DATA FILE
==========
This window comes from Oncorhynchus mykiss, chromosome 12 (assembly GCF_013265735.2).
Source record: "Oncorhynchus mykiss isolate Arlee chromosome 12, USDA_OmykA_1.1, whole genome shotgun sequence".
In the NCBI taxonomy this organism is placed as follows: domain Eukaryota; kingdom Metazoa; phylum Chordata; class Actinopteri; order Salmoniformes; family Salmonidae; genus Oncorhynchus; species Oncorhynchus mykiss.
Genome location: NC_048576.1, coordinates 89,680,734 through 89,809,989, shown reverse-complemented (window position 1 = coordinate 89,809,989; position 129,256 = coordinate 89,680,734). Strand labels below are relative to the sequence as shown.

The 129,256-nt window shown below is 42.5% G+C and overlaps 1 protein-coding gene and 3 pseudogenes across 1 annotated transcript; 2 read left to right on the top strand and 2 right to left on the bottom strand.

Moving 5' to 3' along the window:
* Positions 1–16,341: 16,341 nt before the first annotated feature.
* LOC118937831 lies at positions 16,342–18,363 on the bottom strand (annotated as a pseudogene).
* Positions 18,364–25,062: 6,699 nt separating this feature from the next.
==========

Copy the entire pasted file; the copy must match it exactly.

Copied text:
This window comes from Oncorhynchus mykiss, chromosome 12 (assembly GCF_013265735.2).
Source record: "Oncorhynchus mykiss isolate Arlee chromosome 12, USDA_OmykA_1.1, whole genome shotgun sequence".
In the NCBI taxonomy this organism is placed as follows: domain Eukaryota; kingdom Metazoa; phylum Chordata; class Actinopteri; order Salmoniformes; family Salmonidae; genus Oncorhynchus; species Oncorhynchus mykiss.
Genome location: NC_048576.1, coordinates 89,680,734 through 89,809,989, shown reverse-complemented (window position 1 = coordinate 89,809,989; position 129,256 = coordinate 89,680,734). Strand labels below are relative to the sequence as shown.

The 129,256-nt window shown below is 42.5% G+C and overlaps 1 protein-coding gene and 3 pseudogenes across 1 annotated transcript; 2 read left to right on the top strand and 2 right to left on the bottom strand.

Moving 5' to 3' along the window:
* Positions 1–16,341: 16,341 nt before the first annotated feature.
* LOC118937831 lies at positions 16,342–18,363 on the bottom strand (annotated as a pseudogene).
* Positions 18,364–25,062: 6,699 nt separating this feature from the next.